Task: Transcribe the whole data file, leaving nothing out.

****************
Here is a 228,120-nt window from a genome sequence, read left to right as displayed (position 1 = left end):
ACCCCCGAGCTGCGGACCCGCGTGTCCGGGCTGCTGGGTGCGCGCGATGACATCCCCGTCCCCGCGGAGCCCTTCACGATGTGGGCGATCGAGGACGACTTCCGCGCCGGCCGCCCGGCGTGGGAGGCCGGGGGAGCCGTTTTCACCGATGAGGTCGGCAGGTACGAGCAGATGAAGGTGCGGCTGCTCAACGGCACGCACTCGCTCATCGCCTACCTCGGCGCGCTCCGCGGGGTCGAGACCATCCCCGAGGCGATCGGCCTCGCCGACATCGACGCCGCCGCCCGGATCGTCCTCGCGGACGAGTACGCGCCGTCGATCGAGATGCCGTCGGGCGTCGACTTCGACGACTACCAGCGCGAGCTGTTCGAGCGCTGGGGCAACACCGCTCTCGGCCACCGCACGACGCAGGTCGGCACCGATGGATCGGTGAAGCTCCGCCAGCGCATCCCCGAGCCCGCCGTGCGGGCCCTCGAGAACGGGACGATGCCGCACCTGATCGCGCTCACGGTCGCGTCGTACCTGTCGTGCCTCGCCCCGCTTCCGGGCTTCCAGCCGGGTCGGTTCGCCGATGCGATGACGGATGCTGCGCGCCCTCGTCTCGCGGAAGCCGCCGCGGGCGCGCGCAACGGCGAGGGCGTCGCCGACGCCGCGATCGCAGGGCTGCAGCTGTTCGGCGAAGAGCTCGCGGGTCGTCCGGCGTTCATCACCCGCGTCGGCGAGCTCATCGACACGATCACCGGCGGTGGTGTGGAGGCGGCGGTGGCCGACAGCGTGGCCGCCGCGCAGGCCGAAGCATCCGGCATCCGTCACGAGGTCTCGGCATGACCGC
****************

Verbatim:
Here is a 228,120-nt window from a genome sequence, read left to right as displayed (position 1 = left end):
ACCCCCGAGCTGCGGACCCGCGTGTCCGGGCTGCTGGGTGCGCGCGATGACATCCCCGTCCCCGCGGAGCCCTTCACGATGTGGGCGATCGAGGACGACTTCCGCGCCGGCCGCCCGGCGTGGGAGGCCGGGGGAGCCGTTTTCACCGATGAGGTCGGCAGGTACGAGCAGATGAAGGTGCGGCTGCTCAACGGCACGCACTCGCTCATCGCCTACCTCGGCGCGCTCCGCGGGGTCGAGACCATCCCCGAGGCGATCGGCCTCGCCGACATCGACGCCGCCGCCCGGATCGTCCTCGCGGACGAGTACGCGCCGTCGATCGAGATGCCGTCGGGCGTCGACTTCGACGACTACCAGCGCGAGCTGTTCGAGCGCTGGGGCAACACCGCTCTCGGCCACCGCACGACGCAGGTCGGCACCGATGGATCGGTGAAGCTCCGCCAGCGCATCCCCGAGCCCGCCGTGCGGGCCCTCGAGAACGGGACGATGCCGCACCTGATCGCGCTCACGGTCGCGTCGTACCTGTCGTGCCTCGCCCCGCTTCCGGGCTTCCAGCCGGGTCGGTTCGCCGATGCGATGACGGATGCTGCGCGCCCTCGTCTCGCGGAAGCCGCCGCGGGCGCGCGCAACGGCGAGGGCGTCGCCGACGCCGCGATCGCAGGGCTGCAGCTGTTCGGCGAAGAGCTCGCGGGTCGTCCGGCGTTCATCACCCGCGTCGGCGAGCTCATCGACACGATCACCGGCGGTGGTGTGGAGGCGGCGGTGGCCGACAGCGTGGCCGCCGCGCAGGCCGAAGCATCCGGCATCCGTCACGAGGTCTCGGCATGACCGC